Derived probably from the Greek kuriakon (i.e., “the Lord’s house”), which was used by ancient authors for the place of worship. In the New Testament it is the translation of the Greek word ecclesia, which is synonymous with the Hebrew _kahal_ of the Old Testament, both words meaning simply an assembly, the character of which can only be known from the connection in which the word is found. There is no clear instance of its being used for a place of meeting or of worship, although in post-apostolic times it early received this meaning. Nor is this word ever used to denote the inhabitants of a country united in the same profession, as when we say the “Church of England,” the “Church of Scotland,” etc. We find the word ecclesia used in the following senses in the New Testament: (1.) It is translated “assembly” in the ordinary classical sense (Acts 19:32, 39, 41). (2.) It denotes the whole body of the redeemed, all those whom the Father has given to Christ, the invisible catholic church (Eph. 5:23, 25, 27, 29; Heb. 12:23). (3.) A few Christians associated together in observing the ordinances of the gospel are an ecclesia (Rom. 16:5; Col. 4:15). (4.) All the Christians in a particular city, whether they assembled together in one place or in several places for religious worship, were an ecclesia. Thus all the disciples in Antioch, forming several congregations, were one church (Acts 13:1); so also we read of the “church of God at Corinth” (1 Cor. 1:2), “the church at Jerusalem” (Acts 8:1), “the church of Ephesus” (Rev. 2:1), etc. (5.) The whole body of professing Christians throughout the world (1 Cor. 15:9; Gal. 1:13; Matt. 16:18) are the church of Christ. The church visible “consists of all those throughout the world that profess the true religion, together with their children.” It is called “visible” because its members are known and its assemblies are public. Here there is a mixture of “wheat and chaff,” of saints and sinners. “God has commanded his people to organize themselves into distinct visible ecclesiastical communities, with constitutions, laws, and officers, badges, ordinances, and discipline, for the great purpose of giving visibility to his kingdom, of making known the gospel of that kingdom, and of gathering in all its elect subjects. Each one of these distinct organized communities which is faithful to the great King is an integral part of the visible church, and all together constitute the catholic or universal visible church.” A credible profession of the true religion constitutes a person a member of this church. This is “the kingdom of heaven,” whose character and progress are set forth in the parables recorded in Matt. 13. The children of all who thus profess the true religion are members of the visible church along with their parents. Children are included in every covenant God ever made with man. They go along with their parents (Gen. 9:9-17; 12:1-3; 17:7; Ex. 20:5; Deut. 29:10-13). Peter, on the day of Pentecost, at the beginning of the New Testament dispensation, announces the same great principle. “The promise [just as to Abraham and his seed the promises were made] is unto you, and to your children” (Acts 2:38, 39). The children of believing parents are “holy”, i.e., are “saints”, a title which designates the members of the Christian church (1 Cor. 7:14). (See BAPTISM.) The church invisible “consists of the whole number of the elect that have been, are, or shall be gathered into one under Christ, the head thereof.” This is a pure society, the church in which Christ dwells. It is the body of Christ. it is called “invisible” because the greater part of those who constitute it are already in heaven or are yet unborn, and also because its members still on earth cannot certainly be distinguished. The qualifications of membership in it are internal and are hidden. It is unseen except by Him who “searches the heart.” “The Lord knoweth them that are his” (2 Tim. 2:19). The church to which the attributes, prerogatives, and promises appertaining to Christ’s kingdom belong, is a spiritual body consisting of all true believers, i.e., the church invisible. (1.) Its unity. God has ever had only one church on earth. We sometimes speak of the Old Testament Church and of the New Testament church, but they are one and the same. The Old Testament church was not to be changed but enlarged (Isa. 49:13-23; 60:1-14). When the Jews are at length restored, they will not enter a new church, but will be grafted again into “their own olive tree” (Rom. 11:18-24; comp. Eph. 2:11-22). The apostles did not set up a new organization. Under their ministry disciples were “added” to the “church” already existing (Acts 2:47). (2.) Its universality. It is the “catholic” church; not confined to any particular country or outward organization, but comprehending all believers throughout the whole world. (3.) Its perpetuity. It will continue through all ages to the end of the world. It can never be destroyed. It is an “everlasting kindgdom.”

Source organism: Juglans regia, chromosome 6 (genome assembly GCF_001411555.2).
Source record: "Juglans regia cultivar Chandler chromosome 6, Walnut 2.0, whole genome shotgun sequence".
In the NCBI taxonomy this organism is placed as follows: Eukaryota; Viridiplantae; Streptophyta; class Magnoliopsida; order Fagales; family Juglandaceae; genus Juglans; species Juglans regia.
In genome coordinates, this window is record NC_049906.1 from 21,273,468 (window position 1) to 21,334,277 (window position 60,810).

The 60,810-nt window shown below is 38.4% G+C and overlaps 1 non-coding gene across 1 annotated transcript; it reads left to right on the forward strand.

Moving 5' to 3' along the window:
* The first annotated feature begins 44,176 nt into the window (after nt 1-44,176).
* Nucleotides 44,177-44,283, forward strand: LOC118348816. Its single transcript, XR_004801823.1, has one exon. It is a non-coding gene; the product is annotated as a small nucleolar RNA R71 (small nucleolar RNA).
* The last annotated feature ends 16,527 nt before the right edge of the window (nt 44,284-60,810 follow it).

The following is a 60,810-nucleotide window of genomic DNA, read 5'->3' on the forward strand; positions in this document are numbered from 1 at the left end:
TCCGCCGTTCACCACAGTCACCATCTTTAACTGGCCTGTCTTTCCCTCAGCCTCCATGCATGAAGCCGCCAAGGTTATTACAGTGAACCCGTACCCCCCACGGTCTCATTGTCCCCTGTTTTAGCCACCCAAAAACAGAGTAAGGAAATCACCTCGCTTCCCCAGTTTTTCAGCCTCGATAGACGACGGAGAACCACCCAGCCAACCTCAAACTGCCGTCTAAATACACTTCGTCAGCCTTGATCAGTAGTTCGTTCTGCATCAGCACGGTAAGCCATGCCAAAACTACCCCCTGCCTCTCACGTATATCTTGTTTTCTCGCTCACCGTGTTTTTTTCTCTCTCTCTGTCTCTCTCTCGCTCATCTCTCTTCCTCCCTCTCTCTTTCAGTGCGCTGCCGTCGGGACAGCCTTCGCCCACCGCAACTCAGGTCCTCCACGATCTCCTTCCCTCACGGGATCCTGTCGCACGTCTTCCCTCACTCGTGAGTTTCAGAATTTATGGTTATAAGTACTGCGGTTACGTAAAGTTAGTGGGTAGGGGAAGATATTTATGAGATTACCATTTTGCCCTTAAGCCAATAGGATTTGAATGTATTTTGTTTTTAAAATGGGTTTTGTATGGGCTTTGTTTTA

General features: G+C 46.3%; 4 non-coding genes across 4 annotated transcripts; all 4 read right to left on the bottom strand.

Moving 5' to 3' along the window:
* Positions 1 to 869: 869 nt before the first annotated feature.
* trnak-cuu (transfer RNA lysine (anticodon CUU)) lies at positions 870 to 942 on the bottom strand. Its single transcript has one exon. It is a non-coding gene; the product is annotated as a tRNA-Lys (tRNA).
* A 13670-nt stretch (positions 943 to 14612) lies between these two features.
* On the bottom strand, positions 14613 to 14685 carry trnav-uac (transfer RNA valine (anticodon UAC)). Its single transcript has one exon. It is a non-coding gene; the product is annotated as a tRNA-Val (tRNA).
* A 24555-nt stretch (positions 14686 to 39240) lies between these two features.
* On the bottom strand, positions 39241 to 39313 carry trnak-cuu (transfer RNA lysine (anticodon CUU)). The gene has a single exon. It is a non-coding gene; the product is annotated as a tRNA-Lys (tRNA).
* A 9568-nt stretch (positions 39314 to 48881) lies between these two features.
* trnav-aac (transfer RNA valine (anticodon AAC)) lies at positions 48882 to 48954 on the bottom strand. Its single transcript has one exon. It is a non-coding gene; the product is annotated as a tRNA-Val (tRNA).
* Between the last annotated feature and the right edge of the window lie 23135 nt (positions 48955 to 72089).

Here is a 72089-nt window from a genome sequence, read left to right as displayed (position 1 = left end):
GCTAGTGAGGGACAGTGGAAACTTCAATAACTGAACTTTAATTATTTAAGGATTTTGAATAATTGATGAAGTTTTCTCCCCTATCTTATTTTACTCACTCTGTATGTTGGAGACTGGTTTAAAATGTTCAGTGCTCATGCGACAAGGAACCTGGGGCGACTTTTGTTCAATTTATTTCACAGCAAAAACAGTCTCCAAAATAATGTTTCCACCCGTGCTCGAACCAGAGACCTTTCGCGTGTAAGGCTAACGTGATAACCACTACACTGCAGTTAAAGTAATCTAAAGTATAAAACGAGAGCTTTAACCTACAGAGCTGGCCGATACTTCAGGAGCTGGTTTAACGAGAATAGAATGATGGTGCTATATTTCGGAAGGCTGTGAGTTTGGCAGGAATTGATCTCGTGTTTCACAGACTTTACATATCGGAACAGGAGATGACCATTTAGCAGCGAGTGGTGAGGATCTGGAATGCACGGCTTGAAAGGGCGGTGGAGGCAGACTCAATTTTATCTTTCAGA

see: poor as a churchmouse
of, like, pertaining to, or expressing . Contemporary Examples An anti-climactic end is not the World Cup storyline that English fans anticipated. England Eliminated From World Cup 2014: The ‘Years of Hurt’ Continue Tim Teeman June 19, 2014 It was an anti-climactic interlude in a trial that has had many moments of drama. Whitey Bulger […]
opposing colonialism. a person or country that actively opposes colonialism. Contemporary Examples If you were surprised last year when Gingrich said Obama has a “Kenyan, anti-colonial” worldview, you have a lousy memory. What Mitt Romney Could Do to Make the GOP Like Him More Michael Tomasky December 2, 2011 It’s also possible that Barack Obama […]
of, relating to, or characteristic of commerce. engaged in commerce. prepared, done, or acting with sole or chief emphasis on salability, profit, or success: a commercial product; His attitude toward the theater is very commercial. able to yield or make a profit: We decided that the small oil well was not commercial. suitable or fit […]
the principles, practices, and spirit of commerce. a attitude in noncommercial affairs; inappropriate or excessive emphasis on profit, success, or immediate results. a custom or expression. noun the spirit, principles, or procedure of commerce exclusive or inappropriate emphasis on profit n. “principles and practice of commerce,” 1849, from commercial (adj.) + -ism.